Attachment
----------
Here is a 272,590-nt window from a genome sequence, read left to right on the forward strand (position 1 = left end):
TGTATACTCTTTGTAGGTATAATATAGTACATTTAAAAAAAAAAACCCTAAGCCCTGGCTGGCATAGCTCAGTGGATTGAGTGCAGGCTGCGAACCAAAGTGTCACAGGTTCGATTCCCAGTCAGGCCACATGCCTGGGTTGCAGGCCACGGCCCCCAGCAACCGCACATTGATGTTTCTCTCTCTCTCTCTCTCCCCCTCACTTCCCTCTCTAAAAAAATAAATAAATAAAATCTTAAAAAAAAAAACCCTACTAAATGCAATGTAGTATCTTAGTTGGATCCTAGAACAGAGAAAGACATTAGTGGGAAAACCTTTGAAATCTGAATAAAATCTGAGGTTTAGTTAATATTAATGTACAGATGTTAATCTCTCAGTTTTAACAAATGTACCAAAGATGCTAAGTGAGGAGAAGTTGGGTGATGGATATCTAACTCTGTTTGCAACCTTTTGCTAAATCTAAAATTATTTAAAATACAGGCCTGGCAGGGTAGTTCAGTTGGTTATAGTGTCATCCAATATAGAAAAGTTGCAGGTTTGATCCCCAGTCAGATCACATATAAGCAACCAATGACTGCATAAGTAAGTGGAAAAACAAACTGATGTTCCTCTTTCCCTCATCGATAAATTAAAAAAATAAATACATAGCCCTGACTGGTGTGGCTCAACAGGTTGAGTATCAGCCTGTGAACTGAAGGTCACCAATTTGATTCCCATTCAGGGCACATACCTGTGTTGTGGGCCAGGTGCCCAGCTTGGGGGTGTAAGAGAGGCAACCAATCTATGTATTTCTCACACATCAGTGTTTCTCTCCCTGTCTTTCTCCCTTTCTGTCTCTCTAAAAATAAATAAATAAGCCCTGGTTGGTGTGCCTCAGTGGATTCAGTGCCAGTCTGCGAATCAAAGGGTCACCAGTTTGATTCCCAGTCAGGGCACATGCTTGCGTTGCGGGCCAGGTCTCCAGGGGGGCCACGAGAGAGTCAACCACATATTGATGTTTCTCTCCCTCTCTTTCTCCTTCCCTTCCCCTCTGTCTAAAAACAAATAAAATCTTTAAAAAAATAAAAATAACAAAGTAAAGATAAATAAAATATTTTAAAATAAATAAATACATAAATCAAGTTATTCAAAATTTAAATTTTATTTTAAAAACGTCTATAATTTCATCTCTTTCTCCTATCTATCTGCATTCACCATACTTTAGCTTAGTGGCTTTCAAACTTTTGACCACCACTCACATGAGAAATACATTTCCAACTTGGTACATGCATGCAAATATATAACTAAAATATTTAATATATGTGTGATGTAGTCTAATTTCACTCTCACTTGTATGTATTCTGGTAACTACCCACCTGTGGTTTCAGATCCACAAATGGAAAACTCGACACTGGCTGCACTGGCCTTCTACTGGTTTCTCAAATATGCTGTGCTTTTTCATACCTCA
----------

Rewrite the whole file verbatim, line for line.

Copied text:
Here is a 272,590-nt window from a genome sequence, read left to right on the forward strand (position 1 = left end):
TGTATACTCTTTGTAGGTATAATATAGTACATTTAAAAAAAAAAACCCTAAGCCCTGGCTGGCATAGCTCAGTGGATTGAGTGCAGGCTGCGAACCAAAGTGTCACAGGTTCGATTCCCAGTCAGGCCACATGCCTGGGTTGCAGGCCACGGCCCCCAGCAACCGCACATTGATGTTTCTCTCTCTCTCTCTCTCCCCCTCACTTCCCTCTCTAAAAAAATAAATAAATAAAATCTTAAAAAAAAAAACCCTACTAAATGCAATGTAGTATCTTAGTTGGATCCTAGAACAGAGAAAGACATTAGTGGGAAAACCTTTGAAATCTGAATAAAATCTGAGGTTTAGTTAATATTAATGTACAGATGTTAATCTCTCAGTTTTAACAAATGTACCAAAGATGCTAAGTGAGGAGAAGTTGGGTGATGGATATCTAACTCTGTTTGCAACCTTTTGCTAAATCTAAAATTATTTAAAATACAGGCCTGGCAGGGTAGTTCAGTTGGTTATAGTGTCATCCAATATAGAAAAGTTGCAGGTTTGATCCCCAGTCAGATCACATATAAGCAACCAATGACTGCATAAGTAAGTGGAAAAACAAACTGATGTTCCTCTTTCCCTCATCGATAAATTAAAAAAATAAATACATAGCCCTGACTGGTGTGGCTCAACAGGTTGAGTATCAGCCTGTGAACTGAAGGTCACCAATTTGATTCCCATTCAGGGCACATACCTGTGTTGTGGGCCAGGTGCCCAGCTTGGGGGTGTAAGAGAGGCAACCAATCTATGTATTTCTCACACATCAGTGTTTCTCTCCCTGTCTTTCTCCCTTTCTGTCTCTCTAAAAATAAATAAATAAGCCCTGGTTGGTGTGCCTCAGTGGATTCAGTGCCAGTCTGCGAATCAAAGGGTCACCAGTTTGATTCCCAGTCAGGGCACATGCTTGCGTTGCGGGCCAGGTCTCCAGGGGGGCCACGAGAGAGTCAACCACATATTGATGTTTCTCTCCCTCTCTTTCTCCTTCCCTTCCCCTCTGTCTAAAAACAAATAAAATCTTTAAAAAAATAAAAATAACAAAGTAAAGATAAATAAAATATTTTAAAATAAATAAATACATAAATCAAGTTATTCAAAATTTAAATTTTATTTTAAAAACGTCTATAATTTCATCTCTTTCTCCTATCTATCTGCATTCACCATACTTTAGCTTAGTGGCTTTCAAACTTTTGACCACCACTCACATGAGAAATACATTTCCAACTTGGTACATGCATGCAAATATATAACTAAAATATTTAATATATGTGTGATGTAGTCTAATTTCACTCTCACTTGTATGTATTCTGGTAACTACCCACCTGTGGTTTCAGATCCACAAATGGAAAACTCGACACTGGCTGCACTGGCCTTCTACTGGTTTCTCAAATATGCTGTGCTTTTTCATACCTCA